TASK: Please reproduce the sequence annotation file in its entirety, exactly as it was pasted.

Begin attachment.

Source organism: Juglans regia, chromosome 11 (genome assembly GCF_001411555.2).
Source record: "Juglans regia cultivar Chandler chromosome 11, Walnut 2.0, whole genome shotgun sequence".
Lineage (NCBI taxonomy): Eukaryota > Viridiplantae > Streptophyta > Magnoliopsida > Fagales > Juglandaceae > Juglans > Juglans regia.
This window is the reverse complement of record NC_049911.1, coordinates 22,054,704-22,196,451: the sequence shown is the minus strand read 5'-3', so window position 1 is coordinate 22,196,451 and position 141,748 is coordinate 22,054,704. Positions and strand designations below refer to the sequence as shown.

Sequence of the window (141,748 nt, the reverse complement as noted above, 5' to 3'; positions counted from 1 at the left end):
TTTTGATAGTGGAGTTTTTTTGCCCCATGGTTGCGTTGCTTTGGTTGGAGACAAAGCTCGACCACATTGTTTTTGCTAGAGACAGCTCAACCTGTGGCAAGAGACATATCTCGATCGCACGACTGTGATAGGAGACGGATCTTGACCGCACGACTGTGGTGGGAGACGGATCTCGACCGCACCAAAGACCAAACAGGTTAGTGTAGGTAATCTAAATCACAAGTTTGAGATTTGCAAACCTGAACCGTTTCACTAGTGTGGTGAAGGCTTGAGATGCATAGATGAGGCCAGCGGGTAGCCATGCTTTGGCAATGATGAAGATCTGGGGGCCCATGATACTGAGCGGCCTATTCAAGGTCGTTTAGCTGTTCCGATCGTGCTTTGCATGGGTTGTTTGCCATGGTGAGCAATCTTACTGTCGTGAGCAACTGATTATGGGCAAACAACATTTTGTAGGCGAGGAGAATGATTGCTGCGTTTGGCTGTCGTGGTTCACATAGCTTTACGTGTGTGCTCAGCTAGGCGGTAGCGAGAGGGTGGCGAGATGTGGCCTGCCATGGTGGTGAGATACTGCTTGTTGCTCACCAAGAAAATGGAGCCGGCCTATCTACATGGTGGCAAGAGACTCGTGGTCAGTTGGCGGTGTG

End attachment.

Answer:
Source organism: Juglans regia, chromosome 11 (genome assembly GCF_001411555.2).
Source record: "Juglans regia cultivar Chandler chromosome 11, Walnut 2.0, whole genome shotgun sequence".
Lineage (NCBI taxonomy): Eukaryota > Viridiplantae > Streptophyta > Magnoliopsida > Fagales > Juglandaceae > Juglans > Juglans regia.
This window is the reverse complement of record NC_049911.1, coordinates 22,054,704-22,196,451: the sequence shown is the minus strand read 5'-3', so window position 1 is coordinate 22,196,451 and position 141,748 is coordinate 22,054,704. Positions and strand designations below refer to the sequence as shown.

Sequence of the window (141,748 nt, the reverse complement as noted above, 5' to 3'; positions counted from 1 at the left end):
TTTTGATAGTGGAGTTTTTTTGCCCCATGGTTGCGTTGCTTTGGTTGGAGACAAAGCTCGACCACATTGTTTTTGCTAGAGACAGCTCAACCTGTGGCAAGAGACATATCTCGATCGCACGACTGTGATAGGAGACGGATCTTGACCGCACGACTGTGGTGGGAGACGGATCTCGACCGCACCAAAGACCAAACAGGTTAGTGTAGGTAATCTAAATCACAAGTTTGAGATTTGCAAACCTGAACCGTTTCACTAGTGTGGTGAAGGCTTGAGATGCATAGATGAGGCCAGCGGGTAGCCATGCTTTGGCAATGATGAAGATCTGGGGGCCCATGATACTGAGCGGCCTATTCAAGGTCGTTTAGCTGTTCCGATCGTGCTTTGCATGGGTTGTTTGCCATGGTGAGCAATCTTACTGTCGTGAGCAACTGATTATGGGCAAACAACATTTTGTAGGCGAGGAGAATGATTGCTGCGTTTGGCTGTCGTGGTTCACATAGCTTTACGTGTGTGCTCAGCTAGGCGGTAGCGAGAGGGTGGCGAGATGTGGCCTGCCATGGTGGTGAGATACTGCTTGTTGCTCACCAAGAAAATGGAGCCGGCCTATCTACATGGTGGCAAGAGACTCGTGGTCAGTTGGCGGTGTG